JV summed it up quite well, and indeed, he pointed such things out to me back when I composed that essay, which alas, probably has a few mistakes (all my own fault); although its basic (and admittedly self-evident) premise is still correct, i.e. hand/foot-stirkes were not a primary part of the Ringen
, but could be found in useful contexts, or at least were regarded as possible threats warranting defences.
That said: the two common kinds of hand-strikes that I interpret from depiction and description are basically hammer-fists (often) and open-palm (seldom). And there are some basic forward thrust kicks with heel of foot, never done to any target above the belly (gee whiz - sort of like in wing chun).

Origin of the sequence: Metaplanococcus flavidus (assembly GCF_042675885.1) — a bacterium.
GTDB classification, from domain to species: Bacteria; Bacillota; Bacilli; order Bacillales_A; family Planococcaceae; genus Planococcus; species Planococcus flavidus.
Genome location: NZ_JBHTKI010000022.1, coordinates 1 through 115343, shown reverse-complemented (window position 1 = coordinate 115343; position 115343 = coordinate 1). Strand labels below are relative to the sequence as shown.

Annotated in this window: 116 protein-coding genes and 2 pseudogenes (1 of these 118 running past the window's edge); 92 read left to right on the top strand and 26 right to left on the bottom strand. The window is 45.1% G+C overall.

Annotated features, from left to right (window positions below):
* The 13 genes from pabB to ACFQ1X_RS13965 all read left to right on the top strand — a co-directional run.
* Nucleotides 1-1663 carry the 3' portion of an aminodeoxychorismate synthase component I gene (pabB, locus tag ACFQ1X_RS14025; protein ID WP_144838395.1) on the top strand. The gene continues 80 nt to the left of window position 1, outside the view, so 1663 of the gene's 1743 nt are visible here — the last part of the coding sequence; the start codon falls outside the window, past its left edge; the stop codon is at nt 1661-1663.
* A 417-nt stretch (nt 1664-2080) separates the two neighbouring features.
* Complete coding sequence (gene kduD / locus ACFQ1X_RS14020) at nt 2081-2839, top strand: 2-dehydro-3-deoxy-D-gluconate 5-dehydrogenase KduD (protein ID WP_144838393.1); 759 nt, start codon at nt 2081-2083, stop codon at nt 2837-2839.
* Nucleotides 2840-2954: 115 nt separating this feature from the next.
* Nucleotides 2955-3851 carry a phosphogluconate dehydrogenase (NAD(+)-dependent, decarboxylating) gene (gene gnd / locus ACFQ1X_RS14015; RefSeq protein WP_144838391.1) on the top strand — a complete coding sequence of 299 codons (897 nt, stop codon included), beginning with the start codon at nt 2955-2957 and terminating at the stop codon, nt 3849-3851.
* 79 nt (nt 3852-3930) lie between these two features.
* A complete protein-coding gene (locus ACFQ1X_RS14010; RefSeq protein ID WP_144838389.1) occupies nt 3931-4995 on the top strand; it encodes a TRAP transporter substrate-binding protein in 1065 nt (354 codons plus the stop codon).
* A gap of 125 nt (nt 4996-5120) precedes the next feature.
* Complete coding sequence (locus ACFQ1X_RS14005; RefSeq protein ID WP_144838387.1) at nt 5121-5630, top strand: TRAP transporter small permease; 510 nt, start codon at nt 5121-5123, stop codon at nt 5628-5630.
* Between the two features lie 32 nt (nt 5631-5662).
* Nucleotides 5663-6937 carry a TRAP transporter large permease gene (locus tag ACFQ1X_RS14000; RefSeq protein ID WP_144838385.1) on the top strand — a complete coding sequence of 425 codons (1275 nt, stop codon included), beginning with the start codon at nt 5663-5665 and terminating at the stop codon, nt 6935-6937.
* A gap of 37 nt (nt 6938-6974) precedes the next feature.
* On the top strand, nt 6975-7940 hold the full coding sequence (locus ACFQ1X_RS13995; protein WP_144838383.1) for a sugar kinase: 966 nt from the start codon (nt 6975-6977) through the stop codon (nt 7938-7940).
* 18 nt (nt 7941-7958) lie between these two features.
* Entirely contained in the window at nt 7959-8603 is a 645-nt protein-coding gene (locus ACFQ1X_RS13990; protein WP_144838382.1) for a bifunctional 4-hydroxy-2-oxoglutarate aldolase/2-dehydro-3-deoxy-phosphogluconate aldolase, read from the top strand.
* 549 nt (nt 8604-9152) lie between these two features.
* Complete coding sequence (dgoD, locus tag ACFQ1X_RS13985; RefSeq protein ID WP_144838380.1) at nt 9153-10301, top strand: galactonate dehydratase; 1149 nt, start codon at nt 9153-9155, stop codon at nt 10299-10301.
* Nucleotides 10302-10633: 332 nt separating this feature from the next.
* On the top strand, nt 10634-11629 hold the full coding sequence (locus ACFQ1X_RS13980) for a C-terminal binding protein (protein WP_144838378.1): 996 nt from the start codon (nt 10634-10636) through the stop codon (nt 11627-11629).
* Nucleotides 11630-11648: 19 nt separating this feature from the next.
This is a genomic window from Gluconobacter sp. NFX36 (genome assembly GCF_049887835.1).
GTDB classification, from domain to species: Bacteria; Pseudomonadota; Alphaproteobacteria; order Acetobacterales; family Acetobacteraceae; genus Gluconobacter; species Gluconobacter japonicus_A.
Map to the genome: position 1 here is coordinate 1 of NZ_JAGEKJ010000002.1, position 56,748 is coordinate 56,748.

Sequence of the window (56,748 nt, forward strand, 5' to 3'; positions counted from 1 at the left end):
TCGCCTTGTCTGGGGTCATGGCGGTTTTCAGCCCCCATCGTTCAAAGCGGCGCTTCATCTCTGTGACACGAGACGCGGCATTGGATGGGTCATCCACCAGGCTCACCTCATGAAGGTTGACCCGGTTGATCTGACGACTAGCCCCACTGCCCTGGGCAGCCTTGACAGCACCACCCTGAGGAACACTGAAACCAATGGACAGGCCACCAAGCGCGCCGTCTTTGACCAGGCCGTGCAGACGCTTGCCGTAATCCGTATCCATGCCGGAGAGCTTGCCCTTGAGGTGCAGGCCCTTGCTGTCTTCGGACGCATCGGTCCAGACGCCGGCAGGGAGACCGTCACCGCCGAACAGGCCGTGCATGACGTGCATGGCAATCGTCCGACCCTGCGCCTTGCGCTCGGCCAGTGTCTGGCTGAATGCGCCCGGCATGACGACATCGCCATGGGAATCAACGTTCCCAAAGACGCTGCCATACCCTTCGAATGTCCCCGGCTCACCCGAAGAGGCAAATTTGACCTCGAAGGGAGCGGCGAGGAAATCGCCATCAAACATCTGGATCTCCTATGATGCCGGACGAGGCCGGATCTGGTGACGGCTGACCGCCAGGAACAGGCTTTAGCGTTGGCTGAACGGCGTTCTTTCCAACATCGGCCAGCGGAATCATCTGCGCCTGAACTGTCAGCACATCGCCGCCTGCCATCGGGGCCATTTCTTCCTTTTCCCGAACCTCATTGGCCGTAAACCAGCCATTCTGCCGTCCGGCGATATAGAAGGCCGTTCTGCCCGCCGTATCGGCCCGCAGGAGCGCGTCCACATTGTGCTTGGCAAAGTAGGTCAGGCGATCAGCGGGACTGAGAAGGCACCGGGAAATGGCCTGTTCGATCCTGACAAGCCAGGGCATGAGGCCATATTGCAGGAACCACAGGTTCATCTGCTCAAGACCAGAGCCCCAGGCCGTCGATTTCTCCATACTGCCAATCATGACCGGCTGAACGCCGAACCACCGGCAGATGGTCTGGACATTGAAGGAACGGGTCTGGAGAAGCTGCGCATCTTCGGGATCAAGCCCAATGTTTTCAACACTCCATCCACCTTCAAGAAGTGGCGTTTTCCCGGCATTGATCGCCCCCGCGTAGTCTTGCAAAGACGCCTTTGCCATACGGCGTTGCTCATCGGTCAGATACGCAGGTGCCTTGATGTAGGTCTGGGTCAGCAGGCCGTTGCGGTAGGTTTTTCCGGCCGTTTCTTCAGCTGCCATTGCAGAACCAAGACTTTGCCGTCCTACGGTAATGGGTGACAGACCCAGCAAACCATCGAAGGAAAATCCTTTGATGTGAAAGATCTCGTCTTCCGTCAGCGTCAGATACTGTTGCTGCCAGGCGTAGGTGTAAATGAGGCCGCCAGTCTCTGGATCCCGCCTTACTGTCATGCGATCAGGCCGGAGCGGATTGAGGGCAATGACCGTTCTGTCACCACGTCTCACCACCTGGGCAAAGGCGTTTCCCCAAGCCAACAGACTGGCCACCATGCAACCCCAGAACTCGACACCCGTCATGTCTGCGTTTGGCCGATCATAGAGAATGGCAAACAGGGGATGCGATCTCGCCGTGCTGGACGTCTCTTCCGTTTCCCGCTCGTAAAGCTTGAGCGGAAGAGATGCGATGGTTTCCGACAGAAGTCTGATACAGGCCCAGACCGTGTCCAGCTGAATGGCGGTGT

There are of course what Master Ringeck called his half-dozen plays of mort stossen
(murder-strikes) - the existence of which are known to us, but which I think it be improper to speak of publicly.
I realise that some scholars like to interpet/integrate more punchiness into their Ringen
, e.g. Lindholm in his second Ringeck book. (Plus he and another guy did a cool dedicated bare-knuckles boxing book.) I respect his viewpoint, even if I may differ at times.
Anyway, thank you MW for posting such an interesting subject.